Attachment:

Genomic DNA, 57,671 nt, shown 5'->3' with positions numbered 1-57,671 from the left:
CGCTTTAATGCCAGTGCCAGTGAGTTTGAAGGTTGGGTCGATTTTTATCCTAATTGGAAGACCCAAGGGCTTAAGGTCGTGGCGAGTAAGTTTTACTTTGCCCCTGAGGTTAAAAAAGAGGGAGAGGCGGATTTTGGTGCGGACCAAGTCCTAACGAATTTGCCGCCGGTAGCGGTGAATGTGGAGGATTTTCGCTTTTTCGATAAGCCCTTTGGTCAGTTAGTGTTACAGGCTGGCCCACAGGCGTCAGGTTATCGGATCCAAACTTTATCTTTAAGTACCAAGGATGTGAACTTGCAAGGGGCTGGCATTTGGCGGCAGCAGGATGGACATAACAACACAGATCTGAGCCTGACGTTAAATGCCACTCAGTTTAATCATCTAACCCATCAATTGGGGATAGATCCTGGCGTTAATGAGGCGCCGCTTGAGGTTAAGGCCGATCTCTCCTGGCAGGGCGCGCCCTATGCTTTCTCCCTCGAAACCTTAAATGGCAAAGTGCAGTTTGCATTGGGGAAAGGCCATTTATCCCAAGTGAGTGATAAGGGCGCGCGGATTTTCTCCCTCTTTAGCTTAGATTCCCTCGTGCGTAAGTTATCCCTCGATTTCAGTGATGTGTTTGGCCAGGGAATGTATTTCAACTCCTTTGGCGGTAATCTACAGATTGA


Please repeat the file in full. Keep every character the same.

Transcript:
Genomic DNA, 57,671 nt, shown 5'->3' with positions numbered 1-57,671 from the left:
CGCTTTAATGCCAGTGCCAGTGAGTTTGAAGGTTGGGTCGATTTTTATCCTAATTGGAAGACCCAAGGGCTTAAGGTCGTGGCGAGTAAGTTTTACTTTGCCCCTGAGGTTAAAAAAGAGGGAGAGGCGGATTTTGGTGCGGACCAAGTCCTAACGAATTTGCCGCCGGTAGCGGTGAATGTGGAGGATTTTCGCTTTTTCGATAAGCCCTTTGGTCAGTTAGTGTTACAGGCTGGCCCACAGGCGTCAGGTTATCGGATCCAAACTTTATCTTTAAGTACCAAGGATGTGAACTTGCAAGGGGCTGGCATTTGGCGGCAGCAGGATGGACATAACAACACAGATCTGAGCCTGACGTTAAATGCCACTCAGTTTAATCATCTAACCCATCAATTGGGGATAGATCCTGGCGTTAATGAGGCGCCGCTTGAGGTTAAGGCCGATCTCTCCTGGCAGGGCGCGCCCTATGCTTTCTCCCTCGAAACCTTAAATGGCAAAGTGCAGTTTGCATTGGGGAAAGGCCATTTATCCCAAGTGAGTGATAAGGGCGCGCGGATTTTCTCCCTCTTTAGCTTAGATTCCCTCGTGCGTAAGTTATCCCTCGATTTCAGTGATGTGTTTGGCCAGGGAATGTATTTCAACTCCTTTGGCGGTAATCTACAGATTGA